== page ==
Worldwide food price inflation, according to the World Bank, is still very high.
The most recent Food Security Update report, which was obtained from the World Bank website by a source for The Tide in Abuja yesterday, confirms this.
The data in the research included the most recent month for which there was data on the inflation of food prices between October 2022 and February 2023.
With inflation levels above 5% in 88.21% of low-income countries, it revealed high inflation in almost all low- and middle-income nations.
“93% of lower-middle-income countries and 89% of upper-middle-income countries have inflation rates that are double digits or higher.”
Also, the survey stated that a significant rate of food price inflation was occurring in 85.7% of high-income countries.
Africa, North America, Latin America, South Asia, Europe, and Central Asia are the regions most severely impacted.
It stated that a recent report from the Food and Agricultural Organization of the United Nations (FAO) showed that in February 2023, the benchmark index of world food commodity prices fell for the eleventh straight month.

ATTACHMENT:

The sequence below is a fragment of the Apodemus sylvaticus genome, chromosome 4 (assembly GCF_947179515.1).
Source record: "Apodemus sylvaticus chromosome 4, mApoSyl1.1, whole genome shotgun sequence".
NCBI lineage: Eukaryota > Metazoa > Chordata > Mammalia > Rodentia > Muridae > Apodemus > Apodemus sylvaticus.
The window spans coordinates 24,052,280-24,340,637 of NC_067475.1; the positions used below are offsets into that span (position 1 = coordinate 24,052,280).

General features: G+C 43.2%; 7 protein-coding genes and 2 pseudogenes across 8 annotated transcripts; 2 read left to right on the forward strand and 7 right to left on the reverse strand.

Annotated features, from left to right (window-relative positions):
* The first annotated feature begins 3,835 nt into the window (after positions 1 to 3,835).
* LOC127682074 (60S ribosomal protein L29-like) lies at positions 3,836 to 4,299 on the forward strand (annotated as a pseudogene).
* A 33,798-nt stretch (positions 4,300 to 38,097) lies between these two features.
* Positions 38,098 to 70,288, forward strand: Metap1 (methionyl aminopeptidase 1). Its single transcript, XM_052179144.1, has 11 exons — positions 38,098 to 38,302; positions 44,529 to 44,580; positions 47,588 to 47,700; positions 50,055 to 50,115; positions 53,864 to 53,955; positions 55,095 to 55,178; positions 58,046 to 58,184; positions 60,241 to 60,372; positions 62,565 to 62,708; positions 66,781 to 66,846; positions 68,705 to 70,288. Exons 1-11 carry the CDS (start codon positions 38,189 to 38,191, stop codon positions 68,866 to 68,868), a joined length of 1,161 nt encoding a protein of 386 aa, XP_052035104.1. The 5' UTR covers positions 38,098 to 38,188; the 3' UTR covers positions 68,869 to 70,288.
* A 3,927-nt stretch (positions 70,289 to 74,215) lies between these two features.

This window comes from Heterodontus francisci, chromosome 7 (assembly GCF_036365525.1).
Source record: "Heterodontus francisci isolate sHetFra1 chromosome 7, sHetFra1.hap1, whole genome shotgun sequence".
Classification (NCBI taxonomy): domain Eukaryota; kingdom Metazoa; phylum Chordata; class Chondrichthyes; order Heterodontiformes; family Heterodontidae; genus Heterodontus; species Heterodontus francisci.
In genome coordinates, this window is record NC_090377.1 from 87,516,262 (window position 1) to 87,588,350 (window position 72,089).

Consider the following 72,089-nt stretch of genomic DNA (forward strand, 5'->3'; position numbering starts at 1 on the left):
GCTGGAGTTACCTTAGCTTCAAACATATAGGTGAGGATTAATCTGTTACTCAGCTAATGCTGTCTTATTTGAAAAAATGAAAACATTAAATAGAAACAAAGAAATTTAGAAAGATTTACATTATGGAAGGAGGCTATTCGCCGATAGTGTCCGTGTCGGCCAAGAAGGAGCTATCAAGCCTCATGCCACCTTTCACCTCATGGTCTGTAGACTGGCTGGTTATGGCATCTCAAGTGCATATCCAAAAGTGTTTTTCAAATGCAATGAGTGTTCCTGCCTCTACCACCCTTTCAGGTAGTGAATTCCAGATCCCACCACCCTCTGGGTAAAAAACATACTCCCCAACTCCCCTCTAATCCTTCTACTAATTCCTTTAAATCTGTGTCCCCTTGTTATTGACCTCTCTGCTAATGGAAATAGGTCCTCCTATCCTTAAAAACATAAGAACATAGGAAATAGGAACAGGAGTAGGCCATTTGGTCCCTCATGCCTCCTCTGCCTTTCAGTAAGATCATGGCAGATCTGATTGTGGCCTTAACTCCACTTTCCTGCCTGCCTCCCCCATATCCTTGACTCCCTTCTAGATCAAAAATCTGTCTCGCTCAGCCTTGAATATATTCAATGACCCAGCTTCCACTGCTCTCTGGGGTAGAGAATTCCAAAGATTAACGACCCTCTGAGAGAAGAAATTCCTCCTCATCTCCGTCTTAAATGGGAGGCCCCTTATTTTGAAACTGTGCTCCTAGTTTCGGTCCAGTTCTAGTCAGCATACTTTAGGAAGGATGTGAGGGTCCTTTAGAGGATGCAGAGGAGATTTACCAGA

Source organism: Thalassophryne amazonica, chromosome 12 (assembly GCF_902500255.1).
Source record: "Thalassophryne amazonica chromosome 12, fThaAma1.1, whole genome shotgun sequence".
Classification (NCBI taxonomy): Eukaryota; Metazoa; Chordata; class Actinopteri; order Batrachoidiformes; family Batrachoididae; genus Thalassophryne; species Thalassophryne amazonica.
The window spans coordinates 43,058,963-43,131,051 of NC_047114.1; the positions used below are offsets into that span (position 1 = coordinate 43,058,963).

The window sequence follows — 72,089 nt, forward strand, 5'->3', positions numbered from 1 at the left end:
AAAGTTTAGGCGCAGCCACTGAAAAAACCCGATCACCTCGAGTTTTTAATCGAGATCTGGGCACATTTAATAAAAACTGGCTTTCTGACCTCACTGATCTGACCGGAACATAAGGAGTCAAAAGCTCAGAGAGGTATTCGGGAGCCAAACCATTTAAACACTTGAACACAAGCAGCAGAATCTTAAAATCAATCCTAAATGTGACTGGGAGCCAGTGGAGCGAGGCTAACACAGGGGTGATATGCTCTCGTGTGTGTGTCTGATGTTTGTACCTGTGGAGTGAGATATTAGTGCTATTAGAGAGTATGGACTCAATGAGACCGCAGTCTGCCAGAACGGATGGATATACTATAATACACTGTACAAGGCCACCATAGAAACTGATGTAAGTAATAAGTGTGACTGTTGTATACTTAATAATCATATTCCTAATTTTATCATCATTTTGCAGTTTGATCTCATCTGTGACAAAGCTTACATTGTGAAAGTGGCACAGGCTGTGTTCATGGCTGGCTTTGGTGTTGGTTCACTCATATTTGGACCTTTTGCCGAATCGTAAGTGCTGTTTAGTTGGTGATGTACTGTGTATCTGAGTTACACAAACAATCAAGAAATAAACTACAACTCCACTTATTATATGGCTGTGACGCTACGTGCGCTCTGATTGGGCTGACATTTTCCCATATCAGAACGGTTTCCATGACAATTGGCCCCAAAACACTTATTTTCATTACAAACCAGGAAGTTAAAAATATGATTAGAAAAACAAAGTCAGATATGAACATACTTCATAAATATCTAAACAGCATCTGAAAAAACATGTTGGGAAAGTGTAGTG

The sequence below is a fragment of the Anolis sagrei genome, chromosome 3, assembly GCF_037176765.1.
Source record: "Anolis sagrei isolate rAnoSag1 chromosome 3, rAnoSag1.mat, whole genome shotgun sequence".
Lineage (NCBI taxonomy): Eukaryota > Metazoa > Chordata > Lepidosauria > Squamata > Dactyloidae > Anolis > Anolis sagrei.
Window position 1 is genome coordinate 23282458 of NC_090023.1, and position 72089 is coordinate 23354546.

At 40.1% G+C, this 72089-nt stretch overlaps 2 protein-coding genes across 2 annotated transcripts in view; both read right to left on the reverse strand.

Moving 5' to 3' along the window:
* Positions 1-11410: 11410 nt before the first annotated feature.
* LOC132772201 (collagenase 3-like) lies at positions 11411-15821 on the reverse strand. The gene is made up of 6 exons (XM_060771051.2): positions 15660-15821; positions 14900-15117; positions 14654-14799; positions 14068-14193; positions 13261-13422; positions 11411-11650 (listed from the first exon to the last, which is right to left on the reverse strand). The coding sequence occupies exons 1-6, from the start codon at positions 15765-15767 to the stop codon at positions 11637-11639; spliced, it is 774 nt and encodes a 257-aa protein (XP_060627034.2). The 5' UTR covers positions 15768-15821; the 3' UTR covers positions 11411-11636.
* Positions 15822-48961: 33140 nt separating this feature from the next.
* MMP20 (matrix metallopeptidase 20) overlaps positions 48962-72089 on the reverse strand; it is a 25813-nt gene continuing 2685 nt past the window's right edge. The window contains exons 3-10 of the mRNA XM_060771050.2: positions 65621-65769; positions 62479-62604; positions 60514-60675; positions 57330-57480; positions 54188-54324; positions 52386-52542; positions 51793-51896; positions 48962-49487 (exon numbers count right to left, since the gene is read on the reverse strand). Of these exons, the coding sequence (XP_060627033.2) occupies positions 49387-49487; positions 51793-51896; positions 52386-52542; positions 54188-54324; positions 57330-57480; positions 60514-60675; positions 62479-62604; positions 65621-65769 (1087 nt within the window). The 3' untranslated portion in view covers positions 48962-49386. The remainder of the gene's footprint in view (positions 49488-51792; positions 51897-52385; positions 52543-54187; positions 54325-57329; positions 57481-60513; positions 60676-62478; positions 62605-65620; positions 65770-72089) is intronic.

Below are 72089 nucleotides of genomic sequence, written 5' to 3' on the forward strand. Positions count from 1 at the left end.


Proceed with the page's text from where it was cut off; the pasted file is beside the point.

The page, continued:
“The FAO Food Price Index averaged 129.8 points in February, slightly down from January 2023 and down from its peak in March 2022 by 18.7%.”
A third joint statement from the chiefs of the FAO, IMF, World Bank Group, World Food Programme, and World Trade Organization was released on February 8 according to our correspondent. The purpose of the statement was to call attention to the need to stop the food and nutrition security crisis from getting worse while still taking further immediate action to alleviate hunger hotspots.
Also, a plea was made to promote trade, enhance market efficiency, and strengthen the position of the private sector.
Also, it was a plea for effective reform and repurposing of detrimental subsidies.
The executives advised nations to respond to the problem by balancing short-term urgent actions with longer-term resilience activities.
(c) The Tide